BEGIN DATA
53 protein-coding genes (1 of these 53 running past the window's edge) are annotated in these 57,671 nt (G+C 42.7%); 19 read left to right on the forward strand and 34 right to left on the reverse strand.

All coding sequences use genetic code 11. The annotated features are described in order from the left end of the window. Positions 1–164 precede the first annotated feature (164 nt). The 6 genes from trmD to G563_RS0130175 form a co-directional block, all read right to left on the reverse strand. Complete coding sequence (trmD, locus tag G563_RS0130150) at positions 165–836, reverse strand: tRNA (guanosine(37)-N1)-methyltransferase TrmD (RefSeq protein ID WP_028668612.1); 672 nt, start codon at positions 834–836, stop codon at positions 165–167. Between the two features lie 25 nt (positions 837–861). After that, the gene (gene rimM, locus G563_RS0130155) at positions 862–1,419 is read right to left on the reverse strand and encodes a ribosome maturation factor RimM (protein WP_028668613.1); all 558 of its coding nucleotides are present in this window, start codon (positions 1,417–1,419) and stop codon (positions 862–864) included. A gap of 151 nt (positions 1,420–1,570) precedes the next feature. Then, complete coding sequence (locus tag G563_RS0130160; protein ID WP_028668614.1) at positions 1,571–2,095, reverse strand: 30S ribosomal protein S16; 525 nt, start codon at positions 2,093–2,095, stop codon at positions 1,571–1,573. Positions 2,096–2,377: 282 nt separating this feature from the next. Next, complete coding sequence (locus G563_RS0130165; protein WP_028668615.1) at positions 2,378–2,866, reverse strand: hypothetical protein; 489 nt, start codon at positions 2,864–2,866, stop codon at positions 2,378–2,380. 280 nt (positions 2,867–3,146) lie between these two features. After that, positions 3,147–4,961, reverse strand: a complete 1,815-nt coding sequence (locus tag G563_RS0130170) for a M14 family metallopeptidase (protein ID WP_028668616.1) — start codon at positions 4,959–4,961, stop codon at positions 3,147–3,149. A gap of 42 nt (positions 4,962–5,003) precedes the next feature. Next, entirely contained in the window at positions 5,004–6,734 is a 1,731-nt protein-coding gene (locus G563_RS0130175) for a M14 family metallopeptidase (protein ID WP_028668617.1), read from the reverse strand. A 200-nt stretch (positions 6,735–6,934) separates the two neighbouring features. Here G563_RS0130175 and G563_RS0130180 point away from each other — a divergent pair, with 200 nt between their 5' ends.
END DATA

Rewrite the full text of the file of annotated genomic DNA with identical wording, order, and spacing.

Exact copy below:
53 protein-coding genes (1 of these 53 running past the window's edge) are annotated in these 57,671 nt (G+C 42.7%); 19 read left to right on the forward strand and 34 right to left on the reverse strand.

All coding sequences use genetic code 11. The annotated features are described in order from the left end of the window. Positions 1–164 precede the first annotated feature (164 nt). The 6 genes from trmD to G563_RS0130175 form a co-directional block, all read right to left on the reverse strand. Complete coding sequence (trmD, locus tag G563_RS0130150) at positions 165–836, reverse strand: tRNA (guanosine(37)-N1)-methyltransferase TrmD (RefSeq protein ID WP_028668612.1); 672 nt, start codon at positions 834–836, stop codon at positions 165–167. Between the two features lie 25 nt (positions 837–861). After that, the gene (gene rimM, locus G563_RS0130155) at positions 862–1,419 is read right to left on the reverse strand and encodes a ribosome maturation factor RimM (protein WP_028668613.1); all 558 of its coding nucleotides are present in this window, start codon (positions 1,417–1,419) and stop codon (positions 862–864) included. A gap of 151 nt (positions 1,420–1,570) precedes the next feature. Then, complete coding sequence (locus tag G563_RS0130160; protein ID WP_028668614.1) at positions 1,571–2,095, reverse strand: 30S ribosomal protein S16; 525 nt, start codon at positions 2,093–2,095, stop codon at positions 1,571–1,573. Positions 2,096–2,377: 282 nt separating this feature from the next. Next, complete coding sequence (locus G563_RS0130165; protein WP_028668615.1) at positions 2,378–2,866, reverse strand: hypothetical protein; 489 nt, start codon at positions 2,864–2,866, stop codon at positions 2,378–2,380. 280 nt (positions 2,867–3,146) lie between these two features. After that, positions 3,147–4,961, reverse strand: a complete 1,815-nt coding sequence (locus tag G563_RS0130170) for a M14 family metallopeptidase (protein ID WP_028668616.1) — start codon at positions 4,959–4,961, stop codon at positions 3,147–3,149. A gap of 42 nt (positions 4,962–5,003) precedes the next feature. Next, entirely contained in the window at positions 5,004–6,734 is a 1,731-nt protein-coding gene (locus G563_RS0130175) for a M14 family metallopeptidase (protein ID WP_028668617.1), read from the reverse strand. A 200-nt stretch (positions 6,735–6,934) separates the two neighbouring features. Here G563_RS0130175 and G563_RS0130180 point away from each other — a divergent pair, with 200 nt between their 5' ends.